There are kind of three phases to it; I would say I have three flavors of typical days: At the beginning of the season, it’s all of the writing process, so you’re with the writers in the writers’ room all day. I know a decent amount about tech, but I’m hardly an expert in everything, so sometimes there are things that come up—like, “Hey, let’s talk about hackers”—and I’m like, “Alright, yeah.” I’ve never hacked any system, and we actually have some white hat hackers who are part of the team.

So during the day I’m in the writers’ room and it is that sort of freewheeling process and a lot of talking about story and try to get the emotional truth of those stories. It’s very much both push-pull. Sometimes I’ll come into the room and it’s like, “Here’s a really interesting technology” and we’ll talk about it and they’ll be like, “Oh, could we make a story out of this?”

When Alec is running the room it’s very much like working off of whiteboards, so we sort of outline storylines and then those outlines become typed-up outlines, and then they become longer typed-up outlines, and at that point they would sort of become scripts. And then the scripts would be sort of worked through to turn up even more of the great humor that would come out of them.

Once the first couple of scripts are in the can, then you start going into the production process. So my role there was very much, “Hey, here’s a scene where Gilfoyle is on his computer.” It’s actually looking for those moments where they would need tech, and so there’s an incredibly talented production team and props department, but some of the more technical aspects they’re going to need—like what would Gilfoyle actually be typing now—what does that even look like and what would it be showing on the screen?

So I headed up a fairly sizable team of people where we would actually identify what might show up on screen, everything from whiteboard to the rest, and then we would work with that technical team and to make sure that it was accurate. So, people would write real code and again, everything gets screencast these days on Reddit and we try really hard to make sure that that stuff is real. So it’s actual code, in an actual browser, and it’s like we are actually doing all this stuff … just like you would if you were deploying it for real, and sort of working all the things up so that people either have references that they can build versions of or actual bits of code that will go on screen.

And then the third part of the job is when you finally go into shooting, you work a little bit with the actors. Particularly where there’s a particular technology they need or want that same primer themselves just to help figure out, “How am I going to play this scene?” or whatever it would be, and then dialogue and things like that. Sometimes you have a really twisted line of like someone talking about something deeply technical and in addition to wanting to understand it, they’re like, “I don’t know what some of these symbols mean. How would you intelligently say that?” So it’s very much really helping just getting the actors the additional help that they need when they’re sort of working something through, they can ask questions. It’s working through them. So, it was a really interesting, multifaceted role and it sort of evolved as you go from script to pre-production to actual production.


John P. Johnson/HBO

What’s the most rewarding part of the job for you?

Just because of my own sort of flirtation with publishing, I love spending time with the writers and just being able to see their process and even being a part of it and being able to sometimes be like, “I helped,” or “They took some of my own experience and were able to not only reflect it, but make it be 10 times funnier than it actually was in real life.” That just felt like a privilege. And it’s not only that I, personally, think it’s some of the best TV on television, but each of the individual writers were so accomplished individually.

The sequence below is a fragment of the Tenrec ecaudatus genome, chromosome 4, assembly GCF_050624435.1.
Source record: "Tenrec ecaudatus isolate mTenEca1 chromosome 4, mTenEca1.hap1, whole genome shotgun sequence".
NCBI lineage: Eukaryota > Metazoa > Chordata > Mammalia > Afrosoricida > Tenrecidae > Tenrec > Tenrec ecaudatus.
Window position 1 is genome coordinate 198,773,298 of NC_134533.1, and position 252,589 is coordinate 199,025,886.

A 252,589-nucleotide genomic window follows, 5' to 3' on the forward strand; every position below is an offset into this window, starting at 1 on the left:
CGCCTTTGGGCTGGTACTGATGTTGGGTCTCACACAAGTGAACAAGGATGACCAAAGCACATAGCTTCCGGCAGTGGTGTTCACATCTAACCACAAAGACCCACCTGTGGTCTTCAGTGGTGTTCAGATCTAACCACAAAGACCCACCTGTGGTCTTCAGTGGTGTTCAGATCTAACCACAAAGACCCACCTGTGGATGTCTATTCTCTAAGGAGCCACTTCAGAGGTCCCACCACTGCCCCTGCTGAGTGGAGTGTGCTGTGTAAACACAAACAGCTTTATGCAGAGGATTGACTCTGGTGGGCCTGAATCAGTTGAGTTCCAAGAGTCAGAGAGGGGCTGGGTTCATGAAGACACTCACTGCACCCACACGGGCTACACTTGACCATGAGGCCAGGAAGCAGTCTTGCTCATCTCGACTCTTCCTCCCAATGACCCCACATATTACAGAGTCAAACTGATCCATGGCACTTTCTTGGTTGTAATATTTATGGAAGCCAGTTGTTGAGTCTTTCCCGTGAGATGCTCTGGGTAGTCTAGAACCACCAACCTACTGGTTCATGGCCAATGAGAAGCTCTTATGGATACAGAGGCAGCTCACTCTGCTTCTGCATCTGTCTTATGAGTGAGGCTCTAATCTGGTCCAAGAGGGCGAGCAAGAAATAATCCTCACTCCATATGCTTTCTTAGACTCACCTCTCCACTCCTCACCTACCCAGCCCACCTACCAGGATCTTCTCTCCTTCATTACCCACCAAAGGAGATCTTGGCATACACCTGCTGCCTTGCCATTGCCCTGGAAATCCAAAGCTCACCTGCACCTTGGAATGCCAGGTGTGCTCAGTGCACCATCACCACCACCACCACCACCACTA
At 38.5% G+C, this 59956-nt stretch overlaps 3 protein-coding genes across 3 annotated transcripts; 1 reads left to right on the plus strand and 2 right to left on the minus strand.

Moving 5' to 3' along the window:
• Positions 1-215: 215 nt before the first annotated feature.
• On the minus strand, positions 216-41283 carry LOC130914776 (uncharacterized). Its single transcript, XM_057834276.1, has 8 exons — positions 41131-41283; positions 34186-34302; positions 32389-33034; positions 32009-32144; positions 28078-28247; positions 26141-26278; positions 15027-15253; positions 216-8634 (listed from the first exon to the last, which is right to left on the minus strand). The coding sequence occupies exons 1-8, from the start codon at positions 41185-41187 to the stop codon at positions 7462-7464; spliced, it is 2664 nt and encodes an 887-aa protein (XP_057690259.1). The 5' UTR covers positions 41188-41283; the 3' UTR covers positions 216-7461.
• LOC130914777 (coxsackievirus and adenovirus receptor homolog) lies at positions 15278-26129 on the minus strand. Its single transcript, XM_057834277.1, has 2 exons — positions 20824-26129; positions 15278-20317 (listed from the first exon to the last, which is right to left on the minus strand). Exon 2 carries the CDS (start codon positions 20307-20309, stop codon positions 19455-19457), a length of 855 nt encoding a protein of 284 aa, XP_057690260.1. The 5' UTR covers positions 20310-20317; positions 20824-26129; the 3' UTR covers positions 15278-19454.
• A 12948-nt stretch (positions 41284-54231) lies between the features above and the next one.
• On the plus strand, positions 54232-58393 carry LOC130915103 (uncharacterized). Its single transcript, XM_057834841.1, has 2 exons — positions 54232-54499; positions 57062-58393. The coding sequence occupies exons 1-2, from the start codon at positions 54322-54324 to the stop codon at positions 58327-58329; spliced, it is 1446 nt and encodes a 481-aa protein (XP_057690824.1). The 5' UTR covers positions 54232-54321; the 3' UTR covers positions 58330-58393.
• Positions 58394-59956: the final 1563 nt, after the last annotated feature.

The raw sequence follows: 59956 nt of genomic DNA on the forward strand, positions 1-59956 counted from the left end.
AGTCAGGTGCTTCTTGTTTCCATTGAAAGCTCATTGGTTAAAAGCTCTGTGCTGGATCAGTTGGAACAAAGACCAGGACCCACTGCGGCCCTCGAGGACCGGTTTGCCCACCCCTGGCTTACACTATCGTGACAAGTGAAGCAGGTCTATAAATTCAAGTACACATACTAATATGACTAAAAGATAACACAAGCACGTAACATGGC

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Odd Jobs
Meet Paul ‘Mungo’ Mungeam: Adventure Cameraman and Host of Expedition Mungo
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Animal Planet

Paul “Mungo” Mungeam has never met a corner of the world he didn’t want to explore. Over the past two decades, the renowned adventure cameraman—who has logged many hours working alongside Bear Grylls—has traveled to more than 90 countries to capture the most wonderful (and wild) places on Earth. Now, after years behind the camera, Mungo is stepping in front of it with his own Animal Planet series, Expedition Mungo, which sees the London-based adventurer reveal the truth behind the mythical creatures and legends that have been passed down from generation to generation. We caught up with Mungo to learn more about his work, and to get his take on Bigfoot.

How did you arrive at your current position as an adventure cameraman?

Through a friend, I met Simon Niblett (a renowned documentary cameraman). We got on famously. He offered me a job as his camera assistant; TV suited me and I suited it. The rest is history.

Were you aware that such an occupation existed before?

Yes, but I never dreamed that I would one day do it—I didn’t think it would ever be within my reach.

What are the key qualifications for the job?

To know your craft. There’s no substitute for experience, earned through hard work. Some go to film school, but I learned on the job, more like an apprenticeship. Humility and the right attitude will serve you better in this job than academic qualifications.

What's the biggest misconception people have about what your job entails?

They often think my job is glamorous. I guess, occasionally it can be—granted, I get paid to go to some incredible places around the world—but I work very hard. My job is creative, yet also incredibly physical and all-consuming. The locations are often not glamorous at all, but rather, extreme and regularly very uncomfortable. You have to remember, we are not there on holiday. We are there to achieve what our clients are paying us (pretty well) to deliver.